An effective coronavirus medication may soon be available in Hungary, said János Szlávik, chief infectologist of the South Pest Central Hospital, to RTL Híradó. The drug is Remdesivir, originally developed against Ebola, and its testing is progressing well and is currently being tested on more and more patients around the world. According to the chief physician, this is the only medicine so far that has been shown to be effective against the coronavirus as well.
Szlávik said that one of the new types of anti-coronavirus medicines that have already been shown to have an effect against the disease is Remdesivir. This medication will soon be available in Hungary for patients who are in a serious or potentially life-threatening condition. The infectologist said the drug is effective even in the middle stages of the infection.
Szlávik also stressed that it takes a week or two for an epidemic to be declared ‘silent,’ with significantly decreased numbers and in countries where the curve of the spread of the disease has been flattened, it is difficult to predict the further progress. Therefore, it is not possible to predict the exact peak of the epidemic in Hungary.
On Monday, Szlávik told state television that the expected peak of the coronavirus epidemic in Hungary for early May may be prolonged, with “very many patients” next month. He added, however, that he hoped the epidemic will “run down” in June.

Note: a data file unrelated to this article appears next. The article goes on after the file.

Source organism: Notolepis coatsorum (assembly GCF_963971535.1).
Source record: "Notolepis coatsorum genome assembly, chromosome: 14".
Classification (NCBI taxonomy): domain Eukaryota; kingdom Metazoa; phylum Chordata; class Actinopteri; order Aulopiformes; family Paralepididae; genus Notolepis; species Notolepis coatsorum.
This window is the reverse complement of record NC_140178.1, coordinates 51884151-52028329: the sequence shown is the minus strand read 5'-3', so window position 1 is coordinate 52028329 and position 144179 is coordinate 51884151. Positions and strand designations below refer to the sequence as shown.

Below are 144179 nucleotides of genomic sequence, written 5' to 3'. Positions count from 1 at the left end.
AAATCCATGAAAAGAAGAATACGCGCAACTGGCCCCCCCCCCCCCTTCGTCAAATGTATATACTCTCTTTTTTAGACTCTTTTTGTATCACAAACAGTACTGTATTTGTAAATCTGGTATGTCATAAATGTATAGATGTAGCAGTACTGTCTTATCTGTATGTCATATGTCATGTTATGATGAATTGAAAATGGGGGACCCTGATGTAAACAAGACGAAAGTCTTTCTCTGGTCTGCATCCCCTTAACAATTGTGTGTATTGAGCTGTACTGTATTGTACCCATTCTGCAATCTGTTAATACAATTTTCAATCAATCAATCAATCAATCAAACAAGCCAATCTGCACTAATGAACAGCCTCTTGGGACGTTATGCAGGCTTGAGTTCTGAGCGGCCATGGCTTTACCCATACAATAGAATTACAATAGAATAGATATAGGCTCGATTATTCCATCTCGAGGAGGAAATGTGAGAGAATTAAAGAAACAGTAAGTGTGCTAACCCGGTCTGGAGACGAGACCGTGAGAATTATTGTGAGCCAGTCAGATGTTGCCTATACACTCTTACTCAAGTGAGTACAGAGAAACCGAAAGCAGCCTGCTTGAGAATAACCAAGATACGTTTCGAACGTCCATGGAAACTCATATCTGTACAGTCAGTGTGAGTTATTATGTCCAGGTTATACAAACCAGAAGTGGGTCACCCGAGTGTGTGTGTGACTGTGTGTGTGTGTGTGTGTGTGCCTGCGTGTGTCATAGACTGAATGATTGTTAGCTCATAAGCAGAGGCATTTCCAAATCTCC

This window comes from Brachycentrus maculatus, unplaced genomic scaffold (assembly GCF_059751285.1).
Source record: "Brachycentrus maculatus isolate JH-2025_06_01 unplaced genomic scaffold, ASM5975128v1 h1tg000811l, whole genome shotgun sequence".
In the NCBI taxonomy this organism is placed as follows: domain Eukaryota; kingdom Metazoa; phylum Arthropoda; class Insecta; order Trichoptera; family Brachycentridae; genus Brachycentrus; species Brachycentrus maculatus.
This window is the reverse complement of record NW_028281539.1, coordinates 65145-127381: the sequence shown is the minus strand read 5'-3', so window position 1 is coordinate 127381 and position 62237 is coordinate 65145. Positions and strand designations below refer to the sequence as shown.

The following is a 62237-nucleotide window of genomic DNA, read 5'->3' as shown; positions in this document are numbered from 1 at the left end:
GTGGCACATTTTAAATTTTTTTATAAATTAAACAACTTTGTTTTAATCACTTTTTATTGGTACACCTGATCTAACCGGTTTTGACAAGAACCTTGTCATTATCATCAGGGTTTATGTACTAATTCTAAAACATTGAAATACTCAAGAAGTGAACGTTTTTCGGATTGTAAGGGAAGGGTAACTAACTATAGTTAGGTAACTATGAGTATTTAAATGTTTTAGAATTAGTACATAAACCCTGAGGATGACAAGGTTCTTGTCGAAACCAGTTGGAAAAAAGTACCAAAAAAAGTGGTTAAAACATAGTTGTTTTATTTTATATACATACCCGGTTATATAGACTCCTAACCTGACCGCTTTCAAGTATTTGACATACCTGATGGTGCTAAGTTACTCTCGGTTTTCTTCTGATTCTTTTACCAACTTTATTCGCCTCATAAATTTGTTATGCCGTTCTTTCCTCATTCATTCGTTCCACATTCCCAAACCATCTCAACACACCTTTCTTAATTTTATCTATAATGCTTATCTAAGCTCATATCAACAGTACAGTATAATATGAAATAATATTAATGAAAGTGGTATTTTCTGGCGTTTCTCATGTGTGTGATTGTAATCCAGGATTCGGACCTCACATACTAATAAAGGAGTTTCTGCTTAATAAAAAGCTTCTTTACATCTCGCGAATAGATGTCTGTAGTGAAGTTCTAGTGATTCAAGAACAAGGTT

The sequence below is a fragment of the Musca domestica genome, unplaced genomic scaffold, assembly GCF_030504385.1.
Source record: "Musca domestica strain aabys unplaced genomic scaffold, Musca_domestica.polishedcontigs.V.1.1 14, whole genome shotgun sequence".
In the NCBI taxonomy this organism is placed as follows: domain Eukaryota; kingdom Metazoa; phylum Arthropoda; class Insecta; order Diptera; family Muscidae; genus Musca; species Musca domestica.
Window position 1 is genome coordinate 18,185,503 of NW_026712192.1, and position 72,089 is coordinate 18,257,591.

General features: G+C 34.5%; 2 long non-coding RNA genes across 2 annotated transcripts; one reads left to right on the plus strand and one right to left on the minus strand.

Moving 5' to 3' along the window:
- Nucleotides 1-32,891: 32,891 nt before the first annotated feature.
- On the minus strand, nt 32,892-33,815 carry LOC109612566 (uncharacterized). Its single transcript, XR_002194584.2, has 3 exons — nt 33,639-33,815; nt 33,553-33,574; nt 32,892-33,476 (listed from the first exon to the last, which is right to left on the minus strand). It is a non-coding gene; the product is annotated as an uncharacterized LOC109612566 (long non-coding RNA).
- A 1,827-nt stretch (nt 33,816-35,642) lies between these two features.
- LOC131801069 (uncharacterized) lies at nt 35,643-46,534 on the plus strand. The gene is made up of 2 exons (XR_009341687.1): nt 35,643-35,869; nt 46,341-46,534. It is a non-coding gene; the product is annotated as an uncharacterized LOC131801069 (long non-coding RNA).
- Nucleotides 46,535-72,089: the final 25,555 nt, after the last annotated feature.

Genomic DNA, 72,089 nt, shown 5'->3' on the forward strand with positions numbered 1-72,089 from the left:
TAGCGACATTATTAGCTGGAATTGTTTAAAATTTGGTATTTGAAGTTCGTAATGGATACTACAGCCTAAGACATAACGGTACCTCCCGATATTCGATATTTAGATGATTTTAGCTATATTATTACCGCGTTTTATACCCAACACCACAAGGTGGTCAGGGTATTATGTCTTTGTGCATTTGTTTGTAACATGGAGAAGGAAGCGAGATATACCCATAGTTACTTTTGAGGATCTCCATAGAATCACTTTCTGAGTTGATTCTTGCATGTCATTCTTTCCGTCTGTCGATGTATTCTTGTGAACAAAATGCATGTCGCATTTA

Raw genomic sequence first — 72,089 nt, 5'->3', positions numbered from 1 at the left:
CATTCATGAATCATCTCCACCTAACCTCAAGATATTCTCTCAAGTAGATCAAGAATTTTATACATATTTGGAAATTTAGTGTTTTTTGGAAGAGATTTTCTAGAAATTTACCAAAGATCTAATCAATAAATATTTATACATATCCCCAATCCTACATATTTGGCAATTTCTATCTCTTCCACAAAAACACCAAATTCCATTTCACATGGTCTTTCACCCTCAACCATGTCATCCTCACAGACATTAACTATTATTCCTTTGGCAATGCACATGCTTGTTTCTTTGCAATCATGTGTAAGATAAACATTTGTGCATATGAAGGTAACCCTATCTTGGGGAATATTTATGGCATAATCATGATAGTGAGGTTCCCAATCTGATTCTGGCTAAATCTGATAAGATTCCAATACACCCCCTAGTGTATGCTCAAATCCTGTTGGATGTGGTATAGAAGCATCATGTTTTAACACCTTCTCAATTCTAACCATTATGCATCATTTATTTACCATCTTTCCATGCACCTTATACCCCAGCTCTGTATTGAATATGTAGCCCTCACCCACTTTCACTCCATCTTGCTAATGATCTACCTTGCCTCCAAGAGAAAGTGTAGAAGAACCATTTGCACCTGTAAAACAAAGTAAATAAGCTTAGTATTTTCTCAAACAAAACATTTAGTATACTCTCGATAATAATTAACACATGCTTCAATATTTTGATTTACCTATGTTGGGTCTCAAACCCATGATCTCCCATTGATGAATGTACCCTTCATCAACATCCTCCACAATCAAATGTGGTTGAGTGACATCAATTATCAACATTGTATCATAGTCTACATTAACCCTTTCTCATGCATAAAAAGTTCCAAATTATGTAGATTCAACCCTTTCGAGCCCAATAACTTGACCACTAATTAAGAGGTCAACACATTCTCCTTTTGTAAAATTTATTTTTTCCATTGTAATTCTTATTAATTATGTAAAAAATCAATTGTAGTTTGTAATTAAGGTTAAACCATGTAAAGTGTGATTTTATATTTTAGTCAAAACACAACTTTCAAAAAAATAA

Coronavirus: Infectologist Expects ‘Many Patients’ for May
However, the infectologist called it a tricky question, to what extent the infection would return in the fall. He added that he hopes to have an effective vaccination against the infection by autumn-winter, or spring at the latest.
The physician also told RTL that at the South Pest Central Hospital they “have been trying to treat coronavirus patients with products that have some effectiveness based on the experience of previous epidemics, since the beginning of March. Drugs against AIDS, malaria, and hepatitis can be combined. Based on the current results, it seems that we are doing this effectively. And we would like to pass on this positive experience to other centers” treating coronavirus patients.
featured photo: Szilárd Koszticsák/MTI